Stupid, But Will Follow Directions

The Border Collies rise above the rest in canine intelligence tests.

An interesting report on the Australian TV show Catalyst yesterday documented the changes in the dog brain and behavior versus their canine cousins the Dingo and the Wolf.  Dogs were timed in how long it took them to bypass a simple barrier to a food treat.

The general conclusion is that dog brains are 30% smaller than wild canids and that their problem solving skills have been limited as a result.  Half of all the dogs given this simple test failed to retrieve the treat after one minute and the ones that succeeded took on average 20-40 seconds.  The entire Dingo population solved the problem in under a minute averaging only 10 seconds.  Of course, in the examples shown for the program the Border Collies buck this trend and perform the problem solving tasks with little or no deficiency compared to their wild cousins.

In another interesting experiment where the dogs were asked to overcome a barrier that was impossible to overcome, the dogs actually excelled by giving up and turning to the human handler to solve the problem for them.  Dingoes attempted the problem for longer before seeking assistance and the Wolves stubbornly persisted on their own.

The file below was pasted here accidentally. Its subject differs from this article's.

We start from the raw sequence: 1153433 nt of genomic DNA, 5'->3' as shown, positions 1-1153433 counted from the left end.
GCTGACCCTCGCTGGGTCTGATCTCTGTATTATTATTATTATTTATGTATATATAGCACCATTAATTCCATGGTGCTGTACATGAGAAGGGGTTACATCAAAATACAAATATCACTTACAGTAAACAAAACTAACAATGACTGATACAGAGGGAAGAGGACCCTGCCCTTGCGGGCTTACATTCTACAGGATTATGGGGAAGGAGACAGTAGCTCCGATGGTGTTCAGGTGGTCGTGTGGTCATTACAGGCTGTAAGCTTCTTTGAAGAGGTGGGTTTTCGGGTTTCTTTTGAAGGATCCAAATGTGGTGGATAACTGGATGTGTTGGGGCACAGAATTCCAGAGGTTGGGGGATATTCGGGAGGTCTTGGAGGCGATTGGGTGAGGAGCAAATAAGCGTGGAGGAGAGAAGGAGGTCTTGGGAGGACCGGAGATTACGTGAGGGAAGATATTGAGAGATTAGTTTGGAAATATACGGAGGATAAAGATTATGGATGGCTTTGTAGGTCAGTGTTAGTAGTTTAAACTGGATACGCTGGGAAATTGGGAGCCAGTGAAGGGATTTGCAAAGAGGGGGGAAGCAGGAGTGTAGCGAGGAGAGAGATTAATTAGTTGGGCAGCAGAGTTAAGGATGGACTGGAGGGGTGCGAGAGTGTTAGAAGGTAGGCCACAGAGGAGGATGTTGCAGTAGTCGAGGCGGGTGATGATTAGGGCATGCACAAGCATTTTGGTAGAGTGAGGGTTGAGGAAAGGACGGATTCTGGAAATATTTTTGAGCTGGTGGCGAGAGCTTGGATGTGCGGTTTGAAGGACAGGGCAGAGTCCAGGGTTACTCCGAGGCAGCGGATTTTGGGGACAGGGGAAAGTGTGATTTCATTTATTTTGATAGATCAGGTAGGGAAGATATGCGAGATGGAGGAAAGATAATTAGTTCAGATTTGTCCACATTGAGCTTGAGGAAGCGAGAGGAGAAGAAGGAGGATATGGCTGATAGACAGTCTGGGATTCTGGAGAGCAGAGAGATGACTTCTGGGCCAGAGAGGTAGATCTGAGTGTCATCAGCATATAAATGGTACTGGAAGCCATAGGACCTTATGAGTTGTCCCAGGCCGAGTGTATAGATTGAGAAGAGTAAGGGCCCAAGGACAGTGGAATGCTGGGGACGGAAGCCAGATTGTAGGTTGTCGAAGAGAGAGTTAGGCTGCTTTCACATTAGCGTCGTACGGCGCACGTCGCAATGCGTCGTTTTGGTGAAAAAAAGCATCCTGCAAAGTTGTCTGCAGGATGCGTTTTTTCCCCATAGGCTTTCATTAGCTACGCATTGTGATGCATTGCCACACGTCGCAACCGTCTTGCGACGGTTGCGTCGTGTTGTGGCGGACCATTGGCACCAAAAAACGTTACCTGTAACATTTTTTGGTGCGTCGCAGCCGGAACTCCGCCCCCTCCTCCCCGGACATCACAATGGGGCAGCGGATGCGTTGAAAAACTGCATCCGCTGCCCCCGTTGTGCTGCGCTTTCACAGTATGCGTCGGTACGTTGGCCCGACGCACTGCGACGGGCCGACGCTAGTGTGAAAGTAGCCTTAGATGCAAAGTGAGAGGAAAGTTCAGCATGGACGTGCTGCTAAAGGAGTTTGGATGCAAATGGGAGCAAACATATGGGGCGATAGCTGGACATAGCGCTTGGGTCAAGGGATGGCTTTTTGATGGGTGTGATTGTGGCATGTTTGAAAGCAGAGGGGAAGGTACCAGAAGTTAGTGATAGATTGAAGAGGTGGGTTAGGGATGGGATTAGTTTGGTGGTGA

Is there anything Border Collies don't excel at?

It’s not a great leap to see how this behavior (and human acceptance of this burden) has lead to the proliferation of Dogs and the marginalization and near extinction of Dingoes and Wolves.  In return, Dogs have also mastered the ability to read human intent–demonstrated on the program by the ability to decipher their owner’s pointing hand with ease (a task which both wild canids and even chimps are deficient at)–and thus are easier to train and interact with.

The entire segment and transcript is available here.

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About Christopher

Christopher Landauer is a fifth generation Colorado native and second generation Border Collie enthusiast. Border Collies have been the Landauer family dogs since the 1960s and Christopher got his first one as a toddler. He began his own modest breeding program with the purchase of Dublin and Celeste in 2006 and currently shares his home with their children Mercury and Gemma as well. His interest in genetics began in AP Chemistry and AP Biology and was honed at Stanford University.